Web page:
Nonprofits and Government Agencies Advocate for Arts Funding in Arizona
The Arizona Arts Commission supports various communities in Arizona with state funding, but in recent years that funding has been significantly reduced.
The Arizona Commission on the Arts provides grants to arts and cultural organizations, schools, teachers, professionals, and artists to enrich the lives of Arizona residents within diverse communities. As a state agency, the commission works with the state of Arizona and the National Endowment for the Arts to direct funding to programs that support Arizona’s arts industry, according to the Arizona Arts Commission.
But to do this, the commission needs money. Funding had been cut 48% due to recession-era budget cuts, according to Arizona Citizens for the Arts 2022 budget overview.
The nonprofit Arizona Citizens for the Arts is advocating with the Capitol and the public to support House Bill 2051, which would renew the commission for another eight years, and a $5 million budget request to fund commission, CEO of Arizona Citizens for the Arts Patrick McWhortor said during the virtual webinar “People power the arts” on March 7.
This budget request could bring the commission amount closer to pre-recession funding, according to the committee budget overview.
This increased funding would better allow the commission to[reach] every corner of this state” through “an empathy delivery system,” said Anne L’Ecuyer, executive director of the Arizona Commission on the Arts.
Many communities would be impacted by social change and the influence the creative economy would have on housing, transportation and education, L’Ecuyer said. The commission has several priorities for the communities it wishes to reach, including the elderly, youth and veterans, to encourage the values of creativity, skill and service, L’Ecuyer said.
To achieve these objectives, the commission relies on the help of the public.
“Your voice matters, when you connect one-on-one with [legislators] they really care,” said Dianne McCallister, government relations specialist for Public Policy Partners.
McCallister recommends connect with Arizona legislators and continue that relationship, because legislators have served for many years and “want to hear from the people they’ve built relationships with.”
How the Public Can Get Involved in Arts Advocacy
Everyone can defend the arts.
Robert Meza offered advice to listeners of “People Power the Arts” who are “passionate about the arts”. Meza has nearly 20 years on the Arizona Capitol as a former state legislator, and he is a former member of the Phoenix Theater team and a member of the Centennial Capital Campaign Committee for the Phoenix Theater.
He recommended that these people “call their legislators to have coffee with them,” to create an individual touch and talk about their neighborhood, community, and arts organizations.
Events like March 10 on Capitol Day allow people to communicate with state lawmakers, but Meza urges the public to speak with their lawmakers “outside the Capitol.” [which] could have a huge impact on their belief system,” Meza said.
Most lawmakers are willing to meet with members of their community because “most people who are lawmakers who want to serve or who serve want to meet people,” said Arizona State Rep. Justin Wilmeth.
Meeting with legislators is a form of advocacy that helps legislators and the community understand the cultural and economic impact of the arts, Wilmeth said.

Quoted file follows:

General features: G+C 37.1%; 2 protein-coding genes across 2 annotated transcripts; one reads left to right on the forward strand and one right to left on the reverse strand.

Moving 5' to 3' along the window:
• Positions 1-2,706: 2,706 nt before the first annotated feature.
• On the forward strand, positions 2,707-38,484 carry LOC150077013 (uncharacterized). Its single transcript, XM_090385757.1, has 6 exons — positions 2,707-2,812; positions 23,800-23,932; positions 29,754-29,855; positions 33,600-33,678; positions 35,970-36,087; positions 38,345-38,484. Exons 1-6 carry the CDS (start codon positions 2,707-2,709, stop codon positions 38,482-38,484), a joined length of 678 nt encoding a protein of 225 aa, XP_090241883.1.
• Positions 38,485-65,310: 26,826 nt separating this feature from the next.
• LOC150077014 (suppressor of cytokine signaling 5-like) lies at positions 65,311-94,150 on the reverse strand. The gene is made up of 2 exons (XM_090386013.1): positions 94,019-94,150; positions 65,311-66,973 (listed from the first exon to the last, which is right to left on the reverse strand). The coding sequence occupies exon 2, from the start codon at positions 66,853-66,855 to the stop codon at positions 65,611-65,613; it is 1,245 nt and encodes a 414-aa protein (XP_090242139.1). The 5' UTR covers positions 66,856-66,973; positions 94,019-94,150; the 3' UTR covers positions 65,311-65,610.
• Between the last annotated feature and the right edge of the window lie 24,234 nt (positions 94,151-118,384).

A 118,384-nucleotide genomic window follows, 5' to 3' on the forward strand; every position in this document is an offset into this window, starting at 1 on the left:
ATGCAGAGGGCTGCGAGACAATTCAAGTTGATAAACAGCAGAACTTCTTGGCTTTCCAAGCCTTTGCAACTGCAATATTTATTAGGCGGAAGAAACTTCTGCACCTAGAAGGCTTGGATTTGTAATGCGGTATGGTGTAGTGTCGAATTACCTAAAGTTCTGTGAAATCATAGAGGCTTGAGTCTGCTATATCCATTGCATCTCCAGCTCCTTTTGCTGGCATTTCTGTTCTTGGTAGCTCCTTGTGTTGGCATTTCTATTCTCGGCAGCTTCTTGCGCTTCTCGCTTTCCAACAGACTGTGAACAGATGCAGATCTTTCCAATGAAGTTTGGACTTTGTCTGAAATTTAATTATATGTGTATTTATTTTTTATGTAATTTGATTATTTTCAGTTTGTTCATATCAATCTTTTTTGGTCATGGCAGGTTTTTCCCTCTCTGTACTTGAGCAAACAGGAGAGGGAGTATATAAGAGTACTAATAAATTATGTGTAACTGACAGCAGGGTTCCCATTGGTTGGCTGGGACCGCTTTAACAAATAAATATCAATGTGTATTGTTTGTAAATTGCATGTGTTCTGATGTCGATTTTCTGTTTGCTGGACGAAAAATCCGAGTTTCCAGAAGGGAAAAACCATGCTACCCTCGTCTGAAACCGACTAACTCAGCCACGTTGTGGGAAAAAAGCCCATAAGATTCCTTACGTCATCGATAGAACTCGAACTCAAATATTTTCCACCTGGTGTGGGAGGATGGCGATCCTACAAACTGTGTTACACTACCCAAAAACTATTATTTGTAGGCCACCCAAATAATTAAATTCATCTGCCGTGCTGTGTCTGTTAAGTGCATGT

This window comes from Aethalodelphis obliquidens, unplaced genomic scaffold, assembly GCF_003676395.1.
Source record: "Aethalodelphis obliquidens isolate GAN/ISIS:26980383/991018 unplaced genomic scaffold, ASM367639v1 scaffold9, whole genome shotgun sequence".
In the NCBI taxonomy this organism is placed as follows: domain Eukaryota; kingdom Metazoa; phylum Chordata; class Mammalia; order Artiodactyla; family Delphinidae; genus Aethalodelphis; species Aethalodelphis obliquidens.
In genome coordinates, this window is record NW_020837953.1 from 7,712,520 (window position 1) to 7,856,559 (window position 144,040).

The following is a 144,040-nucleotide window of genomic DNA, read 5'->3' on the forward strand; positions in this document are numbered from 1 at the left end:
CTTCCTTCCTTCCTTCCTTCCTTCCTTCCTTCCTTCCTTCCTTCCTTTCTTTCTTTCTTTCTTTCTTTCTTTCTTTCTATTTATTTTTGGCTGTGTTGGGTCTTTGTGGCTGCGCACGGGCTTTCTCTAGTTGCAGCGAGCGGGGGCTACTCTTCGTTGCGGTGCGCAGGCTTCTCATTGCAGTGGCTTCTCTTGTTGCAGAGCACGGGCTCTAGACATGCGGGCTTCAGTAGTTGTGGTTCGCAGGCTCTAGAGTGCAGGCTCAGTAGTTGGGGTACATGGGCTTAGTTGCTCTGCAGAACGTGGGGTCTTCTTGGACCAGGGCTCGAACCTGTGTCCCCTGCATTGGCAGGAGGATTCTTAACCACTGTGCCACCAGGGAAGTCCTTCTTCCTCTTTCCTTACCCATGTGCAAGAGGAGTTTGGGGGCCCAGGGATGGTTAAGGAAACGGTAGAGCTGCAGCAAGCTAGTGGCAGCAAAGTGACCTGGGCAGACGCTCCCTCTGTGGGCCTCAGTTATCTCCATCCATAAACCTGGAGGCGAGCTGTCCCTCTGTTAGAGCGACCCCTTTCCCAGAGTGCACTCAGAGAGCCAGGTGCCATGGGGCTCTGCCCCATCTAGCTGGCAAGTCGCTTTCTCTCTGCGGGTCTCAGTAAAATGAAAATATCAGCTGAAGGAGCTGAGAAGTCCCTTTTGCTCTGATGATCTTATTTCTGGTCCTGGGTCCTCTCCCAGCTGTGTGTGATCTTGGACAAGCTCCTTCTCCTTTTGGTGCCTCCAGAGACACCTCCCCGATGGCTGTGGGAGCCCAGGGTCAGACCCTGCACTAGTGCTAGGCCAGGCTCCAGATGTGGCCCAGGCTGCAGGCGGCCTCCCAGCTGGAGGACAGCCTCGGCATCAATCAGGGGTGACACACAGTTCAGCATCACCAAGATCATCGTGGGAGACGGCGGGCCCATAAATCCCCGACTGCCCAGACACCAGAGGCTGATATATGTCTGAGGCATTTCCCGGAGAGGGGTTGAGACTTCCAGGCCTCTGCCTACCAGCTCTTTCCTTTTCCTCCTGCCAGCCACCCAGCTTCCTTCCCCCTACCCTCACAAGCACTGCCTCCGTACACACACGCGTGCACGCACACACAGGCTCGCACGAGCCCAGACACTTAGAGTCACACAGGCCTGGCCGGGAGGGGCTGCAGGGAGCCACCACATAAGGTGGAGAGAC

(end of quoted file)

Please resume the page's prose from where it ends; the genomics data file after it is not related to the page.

Arizona is divided into legislative districts with legislators who focus on the community located within that district. The Arizona Legislature website includes links to Find your legislator which allows each online guest to provide their address to locate their legislative district. Once an online guest knows their legislative district, the next page List of members will help customers find their legislators with corresponding emails, room numbers and office phone numbers to get in touch.
How Community Nonprofits Advocate for the Arts
Alliance of Arizona Nonprofits works with nonprofit organizations, such as Arizona Citizens for the Arts, to promote the common interests of the Arizona nonprofit community.
The Alliance of Arizona Nonprofits hosted a day on Capitol Hill on March 10 that allowed representatives from various Arizona nonprofits to advocate for public policies that help the economy and communities of arizona.
Not-for-profit organizations included arts organizations such as Herberger Theater Center, Phoenix Conservatory of Music, and Phoenix Choraleas well as human service organizations like Child Advocates, Raising Special Children, Voices for Children CASA and many more that reach every community in Arizona.
These nonprofit organizations contribute directly to the economy, generating approximately $10.9 billion in Arizona’s Gross State Product (GSP) in 2016 and generating $23.5 billion in Arizona’s GSP. Arizona in 2016 through direct, indirect and induced effects. According to “Beyond the bottom line: The Economic and Social Value of Arizona Nonprofits” report of the Alliance of Arizona Nonprofits.
Direct effects include staffing nonprofit organizations, purchasing supplies, and paying their taxes. Indirect effects include local businesses hiring workers to be able to supply non-profit organizations and imposing demand on suppliers. Induced effects include employees of non-profit organizations and suppliers who buy their own goods and services locally from the money provided to them by their work.
The nonprofits met with representatives at the Arizona Capitol to speak with district lawmakers to share their understanding and needs for certain bills that would pass through the legislative process, remaining flexible and s adapting.
“Happy the flexibles because they will not be deformed” Arizona Nonprofit Alliance said CEO and President Kristen Merrifield.
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